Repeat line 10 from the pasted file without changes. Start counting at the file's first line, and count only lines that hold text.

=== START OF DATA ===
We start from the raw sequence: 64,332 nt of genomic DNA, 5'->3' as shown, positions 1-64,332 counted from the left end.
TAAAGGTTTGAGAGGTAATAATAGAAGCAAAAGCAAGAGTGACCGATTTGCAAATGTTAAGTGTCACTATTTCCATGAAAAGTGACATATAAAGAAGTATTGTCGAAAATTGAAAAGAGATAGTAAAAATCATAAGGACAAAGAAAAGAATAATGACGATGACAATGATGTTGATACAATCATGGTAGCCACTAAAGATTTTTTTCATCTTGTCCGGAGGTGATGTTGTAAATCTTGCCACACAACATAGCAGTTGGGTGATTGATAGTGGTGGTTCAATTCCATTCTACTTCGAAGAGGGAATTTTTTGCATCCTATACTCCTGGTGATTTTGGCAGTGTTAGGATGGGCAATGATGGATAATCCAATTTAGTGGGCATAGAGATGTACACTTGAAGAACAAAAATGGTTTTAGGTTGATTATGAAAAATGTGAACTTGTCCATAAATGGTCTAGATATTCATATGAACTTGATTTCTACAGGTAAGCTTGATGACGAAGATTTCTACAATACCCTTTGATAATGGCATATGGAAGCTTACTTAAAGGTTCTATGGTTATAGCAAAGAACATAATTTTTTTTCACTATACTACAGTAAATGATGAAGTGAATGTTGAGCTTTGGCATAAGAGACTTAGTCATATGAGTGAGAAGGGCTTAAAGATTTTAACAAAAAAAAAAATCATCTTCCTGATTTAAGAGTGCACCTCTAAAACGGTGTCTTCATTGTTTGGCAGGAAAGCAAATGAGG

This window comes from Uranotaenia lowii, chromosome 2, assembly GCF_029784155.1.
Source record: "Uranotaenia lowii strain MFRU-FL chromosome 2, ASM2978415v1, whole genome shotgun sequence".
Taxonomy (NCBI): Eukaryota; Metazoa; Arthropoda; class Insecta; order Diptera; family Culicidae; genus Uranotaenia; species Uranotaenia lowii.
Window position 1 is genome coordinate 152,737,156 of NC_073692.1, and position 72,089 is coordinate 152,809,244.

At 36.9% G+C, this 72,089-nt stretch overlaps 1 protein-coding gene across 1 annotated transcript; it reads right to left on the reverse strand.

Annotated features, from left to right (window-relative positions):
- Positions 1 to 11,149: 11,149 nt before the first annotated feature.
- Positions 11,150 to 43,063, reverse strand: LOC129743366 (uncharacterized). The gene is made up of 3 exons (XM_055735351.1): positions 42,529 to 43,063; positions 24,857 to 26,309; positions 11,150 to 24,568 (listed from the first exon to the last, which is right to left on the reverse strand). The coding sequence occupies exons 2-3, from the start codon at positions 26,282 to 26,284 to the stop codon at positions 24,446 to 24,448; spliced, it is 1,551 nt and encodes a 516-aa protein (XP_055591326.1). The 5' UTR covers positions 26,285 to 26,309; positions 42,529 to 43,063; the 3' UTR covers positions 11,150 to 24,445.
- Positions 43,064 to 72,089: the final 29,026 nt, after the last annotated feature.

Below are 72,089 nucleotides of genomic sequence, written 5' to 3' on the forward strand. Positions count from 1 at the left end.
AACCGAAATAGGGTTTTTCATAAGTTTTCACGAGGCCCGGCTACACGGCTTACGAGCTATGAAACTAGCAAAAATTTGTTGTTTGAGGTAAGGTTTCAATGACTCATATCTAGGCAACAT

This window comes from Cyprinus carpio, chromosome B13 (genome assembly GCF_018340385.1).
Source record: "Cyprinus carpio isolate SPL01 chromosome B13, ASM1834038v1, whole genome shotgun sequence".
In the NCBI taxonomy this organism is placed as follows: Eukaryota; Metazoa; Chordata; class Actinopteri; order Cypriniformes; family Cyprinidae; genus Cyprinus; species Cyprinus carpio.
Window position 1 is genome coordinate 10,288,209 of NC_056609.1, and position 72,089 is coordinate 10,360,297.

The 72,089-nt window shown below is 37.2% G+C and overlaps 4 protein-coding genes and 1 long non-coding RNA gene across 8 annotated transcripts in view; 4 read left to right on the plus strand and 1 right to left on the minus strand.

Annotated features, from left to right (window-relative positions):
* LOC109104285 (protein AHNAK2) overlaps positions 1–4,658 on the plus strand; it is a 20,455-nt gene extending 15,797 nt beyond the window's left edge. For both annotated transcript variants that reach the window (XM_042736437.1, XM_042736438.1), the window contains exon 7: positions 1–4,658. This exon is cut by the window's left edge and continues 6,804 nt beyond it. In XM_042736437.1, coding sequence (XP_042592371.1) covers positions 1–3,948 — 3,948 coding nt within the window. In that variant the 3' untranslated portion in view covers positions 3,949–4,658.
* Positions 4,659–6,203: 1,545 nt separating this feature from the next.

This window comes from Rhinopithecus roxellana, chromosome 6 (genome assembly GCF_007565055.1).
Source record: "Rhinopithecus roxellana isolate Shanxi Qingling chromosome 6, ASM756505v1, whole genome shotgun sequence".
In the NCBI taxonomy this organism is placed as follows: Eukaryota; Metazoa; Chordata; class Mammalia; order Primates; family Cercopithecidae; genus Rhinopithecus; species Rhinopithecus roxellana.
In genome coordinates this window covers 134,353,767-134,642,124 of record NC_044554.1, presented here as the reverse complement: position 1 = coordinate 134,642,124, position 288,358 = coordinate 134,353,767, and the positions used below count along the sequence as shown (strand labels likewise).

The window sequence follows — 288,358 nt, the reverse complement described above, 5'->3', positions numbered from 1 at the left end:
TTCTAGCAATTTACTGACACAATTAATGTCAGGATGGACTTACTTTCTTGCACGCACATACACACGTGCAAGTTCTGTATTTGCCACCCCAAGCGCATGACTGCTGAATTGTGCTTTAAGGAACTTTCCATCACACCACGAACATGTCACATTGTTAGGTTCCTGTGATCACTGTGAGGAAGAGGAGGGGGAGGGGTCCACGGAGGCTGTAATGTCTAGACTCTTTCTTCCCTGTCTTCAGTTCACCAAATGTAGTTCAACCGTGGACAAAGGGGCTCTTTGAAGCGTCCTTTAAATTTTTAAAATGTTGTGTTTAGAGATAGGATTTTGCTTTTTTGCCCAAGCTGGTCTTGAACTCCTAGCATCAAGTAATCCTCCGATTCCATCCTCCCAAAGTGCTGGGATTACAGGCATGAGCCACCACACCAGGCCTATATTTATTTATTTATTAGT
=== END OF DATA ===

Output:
- Positions 11,150 to 43,063, reverse strand: LOC129743366 (uncharacterized). The gene is made up of 3 exons (XM_055735351.1): positions 42,529 to 43,063; positions 24,857 to 26,309; positions 11,150 to 24,568 (listed from the first exon to the last, which is right to left on the reverse strand). The coding sequence occupies exons 2-3, from the start codon at positions 26,282 to 26,284 to the stop codon at positions 24,446 to 24,448; spliced, it is 1,551 nt and encodes a 516-aa protein (XP_055591326.1). The 5' UTR covers positions 26,285 to 26,309; positions 42,529 to 43,063; the 3' UTR covers positions 11,150 to 24,445.